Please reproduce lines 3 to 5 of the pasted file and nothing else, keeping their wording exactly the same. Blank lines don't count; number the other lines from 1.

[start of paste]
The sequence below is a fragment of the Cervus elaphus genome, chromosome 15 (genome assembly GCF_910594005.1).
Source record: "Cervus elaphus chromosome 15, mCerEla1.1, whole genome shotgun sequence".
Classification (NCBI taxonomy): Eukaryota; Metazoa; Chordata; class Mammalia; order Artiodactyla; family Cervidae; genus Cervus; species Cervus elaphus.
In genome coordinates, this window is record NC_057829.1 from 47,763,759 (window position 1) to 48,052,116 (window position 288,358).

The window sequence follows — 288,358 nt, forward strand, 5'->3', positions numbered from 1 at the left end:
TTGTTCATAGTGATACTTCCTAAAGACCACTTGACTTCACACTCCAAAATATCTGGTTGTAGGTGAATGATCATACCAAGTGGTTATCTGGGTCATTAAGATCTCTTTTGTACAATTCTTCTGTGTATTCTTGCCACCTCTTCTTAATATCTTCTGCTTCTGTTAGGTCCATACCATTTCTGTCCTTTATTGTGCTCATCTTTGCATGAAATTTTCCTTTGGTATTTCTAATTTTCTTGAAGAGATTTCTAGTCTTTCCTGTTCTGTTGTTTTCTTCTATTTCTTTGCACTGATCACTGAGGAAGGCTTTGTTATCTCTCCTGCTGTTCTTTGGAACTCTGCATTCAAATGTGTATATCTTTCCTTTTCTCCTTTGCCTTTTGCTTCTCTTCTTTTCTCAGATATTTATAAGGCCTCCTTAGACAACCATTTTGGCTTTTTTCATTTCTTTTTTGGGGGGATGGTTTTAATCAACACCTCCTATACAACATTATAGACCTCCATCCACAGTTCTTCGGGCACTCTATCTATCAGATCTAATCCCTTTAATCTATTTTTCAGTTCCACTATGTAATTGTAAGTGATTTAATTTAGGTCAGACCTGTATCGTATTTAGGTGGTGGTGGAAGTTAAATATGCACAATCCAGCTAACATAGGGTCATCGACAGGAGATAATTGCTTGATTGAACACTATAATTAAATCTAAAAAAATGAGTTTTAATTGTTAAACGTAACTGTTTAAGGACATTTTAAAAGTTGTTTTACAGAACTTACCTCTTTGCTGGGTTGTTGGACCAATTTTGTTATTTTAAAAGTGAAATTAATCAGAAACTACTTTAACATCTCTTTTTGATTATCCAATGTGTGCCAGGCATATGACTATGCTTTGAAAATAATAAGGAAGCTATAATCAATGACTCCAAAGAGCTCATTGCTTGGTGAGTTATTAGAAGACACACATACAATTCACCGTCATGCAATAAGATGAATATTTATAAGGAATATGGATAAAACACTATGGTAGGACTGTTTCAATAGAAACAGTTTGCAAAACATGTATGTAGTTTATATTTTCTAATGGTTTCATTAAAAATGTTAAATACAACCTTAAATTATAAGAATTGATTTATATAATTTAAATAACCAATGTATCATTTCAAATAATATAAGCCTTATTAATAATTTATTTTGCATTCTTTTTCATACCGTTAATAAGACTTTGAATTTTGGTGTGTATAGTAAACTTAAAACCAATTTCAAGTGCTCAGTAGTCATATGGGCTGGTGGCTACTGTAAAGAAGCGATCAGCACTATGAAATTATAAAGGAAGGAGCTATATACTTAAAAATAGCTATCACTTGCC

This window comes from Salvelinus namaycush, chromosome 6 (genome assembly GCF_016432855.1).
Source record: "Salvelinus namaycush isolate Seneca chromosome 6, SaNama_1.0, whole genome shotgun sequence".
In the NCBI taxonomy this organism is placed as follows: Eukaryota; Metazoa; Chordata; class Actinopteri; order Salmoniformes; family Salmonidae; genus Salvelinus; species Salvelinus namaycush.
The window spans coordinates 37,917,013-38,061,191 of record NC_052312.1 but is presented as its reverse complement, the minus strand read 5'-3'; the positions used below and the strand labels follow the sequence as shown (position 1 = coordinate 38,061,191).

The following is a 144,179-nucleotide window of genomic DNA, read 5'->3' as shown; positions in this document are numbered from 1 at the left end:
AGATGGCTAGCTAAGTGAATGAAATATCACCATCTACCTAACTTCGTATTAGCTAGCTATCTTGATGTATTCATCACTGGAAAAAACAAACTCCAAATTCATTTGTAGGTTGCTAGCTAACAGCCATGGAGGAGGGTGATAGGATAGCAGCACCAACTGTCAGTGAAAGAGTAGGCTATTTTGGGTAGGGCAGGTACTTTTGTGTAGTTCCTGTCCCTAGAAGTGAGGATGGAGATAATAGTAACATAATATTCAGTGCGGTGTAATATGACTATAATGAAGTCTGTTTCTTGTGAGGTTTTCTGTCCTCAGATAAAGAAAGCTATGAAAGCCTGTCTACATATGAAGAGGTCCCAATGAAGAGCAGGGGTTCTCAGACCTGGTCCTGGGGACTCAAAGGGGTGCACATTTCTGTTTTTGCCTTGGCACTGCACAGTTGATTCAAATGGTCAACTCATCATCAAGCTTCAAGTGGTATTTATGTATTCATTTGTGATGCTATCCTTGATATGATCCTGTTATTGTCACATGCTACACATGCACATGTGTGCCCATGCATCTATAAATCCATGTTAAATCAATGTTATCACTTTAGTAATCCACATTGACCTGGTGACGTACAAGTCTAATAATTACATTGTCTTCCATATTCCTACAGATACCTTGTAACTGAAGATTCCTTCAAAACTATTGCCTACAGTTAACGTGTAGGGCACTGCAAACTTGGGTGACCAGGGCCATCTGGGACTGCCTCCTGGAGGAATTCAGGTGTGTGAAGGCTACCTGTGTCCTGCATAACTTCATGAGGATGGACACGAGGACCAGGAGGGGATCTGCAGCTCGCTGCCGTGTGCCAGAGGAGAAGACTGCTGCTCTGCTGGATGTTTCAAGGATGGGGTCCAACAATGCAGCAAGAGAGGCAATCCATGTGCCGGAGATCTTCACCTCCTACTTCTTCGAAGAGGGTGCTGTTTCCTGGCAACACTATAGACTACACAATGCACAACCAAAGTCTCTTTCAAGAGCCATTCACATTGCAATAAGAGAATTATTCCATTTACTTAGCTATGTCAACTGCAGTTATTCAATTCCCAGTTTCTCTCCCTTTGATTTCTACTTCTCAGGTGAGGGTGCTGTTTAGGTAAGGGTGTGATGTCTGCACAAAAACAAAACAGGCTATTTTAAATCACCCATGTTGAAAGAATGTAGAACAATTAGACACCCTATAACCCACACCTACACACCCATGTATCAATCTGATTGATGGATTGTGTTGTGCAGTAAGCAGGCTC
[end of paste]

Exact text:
Classification (NCBI taxonomy): Eukaryota; Metazoa; Chordata; class Mammalia; order Artiodactyla; family Cervidae; genus Cervus; species Cervus elaphus.
In genome coordinates, this window is record NC_057829.1 from 47,763,759 (window position 1) to 48,052,116 (window position 288,358).

The window sequence follows — 288,358 nt, forward strand, 5'->3', positions numbered from 1 at the left end: